Anyone who has viewed the renovation of Camino House by Lindsay Gerber Interiors will have the impression of worn clothing, having been loved for decades, fashioned into a lush piece of haute couture and impeccably fitted to the moving body that is its inhabitants. Everyday life.
Camino House: The Story
Designed in 1969 by a student of Ludwig Mies van der Rohe, Camino House has become one of Silicon Valley’s architectural landmarks. For more than 50 years, Goodwin Steinberg has helped transform an agricultural region known as the Valley of Heart’s Delight into the center of today’s technology world. Commissioned by the Pritzker family, of Hyatt empire fame, the 12,000-square-foot (1,115-square-meter) home is located in the heart of Atherton, California, one of America’s luxury zip codes. Yet it embodies quiet luxury, not spectacle. A modernist without the dogma, Steinberg could do both, but he preferred to design for mood rather than style, describing one of his projects in the same area as “a lullaby for a stressed person.”
The Camino was purchased just two years after completion by the current client’s father, who would continue to fill it with family, friends and much-loved items for the next 50 years. It maintains the hallmarks of Steinberg’s design: the low profile, informal grandeur, airy spaces with sunken rooms, wide window openings with perfect privacy, and almost brutalist stacked stone columns. It is characterized by simple geometric shapes, a restrained palette of straightforward materials and simple (usually functional) decoration. His son and daughter-in-law live there now with her mother and a lively little dog who needs cut carpets, rather than pile, which he can’t destroy. Together with their children and grandchildren, they form an open family that loves gathering and entertainment.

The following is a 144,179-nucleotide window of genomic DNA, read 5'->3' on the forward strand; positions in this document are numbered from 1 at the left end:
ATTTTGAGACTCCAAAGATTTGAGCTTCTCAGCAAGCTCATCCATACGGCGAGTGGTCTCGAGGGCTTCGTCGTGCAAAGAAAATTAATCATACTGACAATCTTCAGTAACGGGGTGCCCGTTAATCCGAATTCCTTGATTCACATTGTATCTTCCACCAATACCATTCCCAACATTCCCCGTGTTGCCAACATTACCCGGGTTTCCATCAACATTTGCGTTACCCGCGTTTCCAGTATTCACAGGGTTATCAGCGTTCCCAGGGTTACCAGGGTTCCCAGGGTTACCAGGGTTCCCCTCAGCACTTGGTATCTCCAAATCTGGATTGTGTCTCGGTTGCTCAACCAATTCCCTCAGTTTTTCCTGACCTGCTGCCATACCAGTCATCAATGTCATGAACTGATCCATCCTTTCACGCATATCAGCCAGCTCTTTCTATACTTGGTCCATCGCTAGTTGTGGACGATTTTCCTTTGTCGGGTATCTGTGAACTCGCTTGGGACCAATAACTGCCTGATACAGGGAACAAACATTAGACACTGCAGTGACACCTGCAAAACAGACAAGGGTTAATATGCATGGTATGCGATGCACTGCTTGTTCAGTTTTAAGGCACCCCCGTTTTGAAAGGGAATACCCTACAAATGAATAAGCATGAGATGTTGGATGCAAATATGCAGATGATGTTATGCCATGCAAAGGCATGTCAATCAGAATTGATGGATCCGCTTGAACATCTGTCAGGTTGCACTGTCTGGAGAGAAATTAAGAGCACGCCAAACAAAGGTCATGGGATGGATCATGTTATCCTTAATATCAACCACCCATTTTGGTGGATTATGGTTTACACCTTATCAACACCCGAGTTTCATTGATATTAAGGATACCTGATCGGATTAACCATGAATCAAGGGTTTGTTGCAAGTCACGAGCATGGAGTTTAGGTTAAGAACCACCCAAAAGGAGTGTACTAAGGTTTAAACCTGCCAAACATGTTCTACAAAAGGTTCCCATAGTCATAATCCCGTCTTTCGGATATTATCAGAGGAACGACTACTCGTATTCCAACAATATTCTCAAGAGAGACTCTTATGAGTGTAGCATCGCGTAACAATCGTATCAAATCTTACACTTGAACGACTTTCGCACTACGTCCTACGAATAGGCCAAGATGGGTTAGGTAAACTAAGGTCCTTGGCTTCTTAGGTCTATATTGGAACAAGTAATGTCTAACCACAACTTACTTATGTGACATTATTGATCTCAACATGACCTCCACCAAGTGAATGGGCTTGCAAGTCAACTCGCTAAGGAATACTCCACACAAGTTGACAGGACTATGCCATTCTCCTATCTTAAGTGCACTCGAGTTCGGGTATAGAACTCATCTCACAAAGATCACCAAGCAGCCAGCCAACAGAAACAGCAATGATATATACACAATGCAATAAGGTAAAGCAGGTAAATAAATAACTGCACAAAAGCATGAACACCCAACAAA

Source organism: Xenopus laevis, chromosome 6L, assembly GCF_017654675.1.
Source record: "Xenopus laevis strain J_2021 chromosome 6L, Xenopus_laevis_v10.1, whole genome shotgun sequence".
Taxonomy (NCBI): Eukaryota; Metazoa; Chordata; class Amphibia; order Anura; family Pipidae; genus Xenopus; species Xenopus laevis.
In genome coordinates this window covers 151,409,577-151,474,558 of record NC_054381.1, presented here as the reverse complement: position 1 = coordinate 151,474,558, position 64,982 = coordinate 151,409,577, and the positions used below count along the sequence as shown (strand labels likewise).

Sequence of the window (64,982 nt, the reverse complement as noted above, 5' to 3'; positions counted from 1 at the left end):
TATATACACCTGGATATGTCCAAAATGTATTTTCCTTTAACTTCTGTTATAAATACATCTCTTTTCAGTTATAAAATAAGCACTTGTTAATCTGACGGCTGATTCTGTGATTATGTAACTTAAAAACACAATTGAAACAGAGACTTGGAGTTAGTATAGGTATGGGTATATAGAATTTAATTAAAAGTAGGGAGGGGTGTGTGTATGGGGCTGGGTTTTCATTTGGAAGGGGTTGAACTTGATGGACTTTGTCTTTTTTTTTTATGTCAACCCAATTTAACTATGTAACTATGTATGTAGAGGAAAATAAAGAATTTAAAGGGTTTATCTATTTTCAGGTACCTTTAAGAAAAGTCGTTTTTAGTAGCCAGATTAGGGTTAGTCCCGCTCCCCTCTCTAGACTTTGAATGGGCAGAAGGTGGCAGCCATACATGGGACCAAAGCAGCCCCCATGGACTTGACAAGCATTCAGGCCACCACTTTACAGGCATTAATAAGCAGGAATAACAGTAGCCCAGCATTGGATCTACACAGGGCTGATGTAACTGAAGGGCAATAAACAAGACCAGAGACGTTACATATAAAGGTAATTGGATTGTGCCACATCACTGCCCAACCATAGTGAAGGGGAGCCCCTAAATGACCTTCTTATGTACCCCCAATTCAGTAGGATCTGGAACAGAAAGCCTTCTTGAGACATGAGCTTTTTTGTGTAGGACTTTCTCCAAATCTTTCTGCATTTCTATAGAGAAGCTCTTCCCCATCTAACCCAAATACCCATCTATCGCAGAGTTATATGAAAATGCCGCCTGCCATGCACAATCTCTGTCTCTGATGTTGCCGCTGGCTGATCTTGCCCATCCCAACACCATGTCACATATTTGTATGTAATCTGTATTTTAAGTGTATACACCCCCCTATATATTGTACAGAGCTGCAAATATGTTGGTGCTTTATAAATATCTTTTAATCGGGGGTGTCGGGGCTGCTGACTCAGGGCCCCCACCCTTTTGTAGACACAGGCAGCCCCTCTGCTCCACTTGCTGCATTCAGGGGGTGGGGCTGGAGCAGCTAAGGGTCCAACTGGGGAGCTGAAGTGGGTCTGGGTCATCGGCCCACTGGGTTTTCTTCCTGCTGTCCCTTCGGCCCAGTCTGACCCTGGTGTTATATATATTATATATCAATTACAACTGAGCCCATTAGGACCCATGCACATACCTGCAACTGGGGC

The four guest suites don’t stand still. However, to them, some details seemed outdated: 1960s wallpaper, shag rugs, faux plants. Gerber, who studied at the Academy of Art in San Francisco and Sotheby’s Institute of Art in London, and worked for Gensler before launching her own company in 2013, vetted Steinberg’s projects and worked closely with her client. With the help of local architect Eileen Gordon, she restored what seemed timeless, replaced what felt dated, and made revisions that would soften, soften, open up, brighten, and balance Steinberg’s design.
The building now honors the owners’ long-term dedication to the home while serving them with enhanced functionality and soft-spoken charm. Gerber’s team kept the massive stacked columns and larger bronze light fixtures, replacing thousands of small light bulbs over the course of weeks. They restored the book-matched walnut wall panels, which took 15 rounds of stain tests to achieve perfection. The original “cool” wallpaper is still present on some of the cabinets, and most of the cabinet hardware has been refinished. But they also moved walls and doors, and opened new windows. They took out the wall-to-wall shag carpeting for a finer wool, and replaced the brown glazed tiles with Biancone limestone in a stepped Versailles pattern that echoes the column construction.